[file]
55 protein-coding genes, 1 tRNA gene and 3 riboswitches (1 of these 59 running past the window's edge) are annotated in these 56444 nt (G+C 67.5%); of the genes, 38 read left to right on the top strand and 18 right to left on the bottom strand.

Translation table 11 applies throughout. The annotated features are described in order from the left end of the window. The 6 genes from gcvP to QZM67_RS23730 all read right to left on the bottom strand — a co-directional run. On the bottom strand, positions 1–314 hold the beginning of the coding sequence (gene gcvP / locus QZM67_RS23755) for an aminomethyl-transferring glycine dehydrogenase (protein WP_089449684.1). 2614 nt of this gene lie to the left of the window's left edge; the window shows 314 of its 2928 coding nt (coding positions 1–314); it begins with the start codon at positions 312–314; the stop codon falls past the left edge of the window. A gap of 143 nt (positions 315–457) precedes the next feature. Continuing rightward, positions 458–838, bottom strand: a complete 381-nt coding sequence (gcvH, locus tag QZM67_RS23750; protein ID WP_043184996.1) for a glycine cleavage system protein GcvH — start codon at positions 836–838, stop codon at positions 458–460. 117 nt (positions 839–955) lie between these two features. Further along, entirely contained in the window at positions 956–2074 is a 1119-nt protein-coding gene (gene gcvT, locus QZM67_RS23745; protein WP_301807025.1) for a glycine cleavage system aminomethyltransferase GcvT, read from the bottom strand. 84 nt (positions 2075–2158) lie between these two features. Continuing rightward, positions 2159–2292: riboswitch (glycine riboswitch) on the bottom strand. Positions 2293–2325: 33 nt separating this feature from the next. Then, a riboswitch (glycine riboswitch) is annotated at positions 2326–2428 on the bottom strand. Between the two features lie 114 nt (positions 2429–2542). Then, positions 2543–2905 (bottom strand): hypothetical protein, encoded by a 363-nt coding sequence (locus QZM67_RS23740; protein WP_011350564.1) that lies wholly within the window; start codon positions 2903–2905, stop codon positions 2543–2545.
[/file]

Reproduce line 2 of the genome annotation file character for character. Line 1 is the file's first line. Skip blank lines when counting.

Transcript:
Translation table 11 applies throughout. The annotated features are described in order from the left end of the window. The 6 genes from gcvP to QZM67_RS23730 all read right to left on the bottom strand — a co-directional run. On the bottom strand, positions 1–314 hold the beginning of the coding sequence (gene gcvP / locus QZM67_RS23755) for an aminomethyl-transferring glycine dehydrogenase (protein WP_089449684.1). 2614 nt of this gene lie to the left of the window's left edge; the window shows 314 of its 2928 coding nt (coding positions 1–314); it begins with the start codon at positions 312–314; the stop codon falls past the left edge of the window. A gap of 143 nt (positions 315–457) precedes the next feature. Continuing rightward, positions 458–838, bottom strand: a complete 381-nt coding sequence (gcvH, locus tag QZM67_RS23750; protein ID WP_043184996.1) for a glycine cleavage system protein GcvH — start codon at positions 836–838, stop codon at positions 458–460. 117 nt (positions 839–955) lie between these two features. Further along, entirely contained in the window at positions 956–2074 is a 1119-nt protein-coding gene (gene gcvT, locus QZM67_RS23745; protein WP_301807025.1) for a glycine cleavage system aminomethyltransferase GcvT, read from the bottom strand. 84 nt (positions 2075–2158) lie between these two features. Continuing rightward, positions 2159–2292: riboswitch (glycine riboswitch) on the bottom strand. Positions 2293–2325: 33 nt separating this feature from the next. Then, a riboswitch (glycine riboswitch) is annotated at positions 2326–2428 on the bottom strand. Between the two features lie 114 nt (positions 2429–2542). Then, positions 2543–2905 (bottom strand): hypothetical protein, encoded by a 363-nt coding sequence (locus QZM67_RS23740; protein WP_011350564.1) that lies wholly within the window; start codon positions 2903–2905, stop codon positions 2543–2545.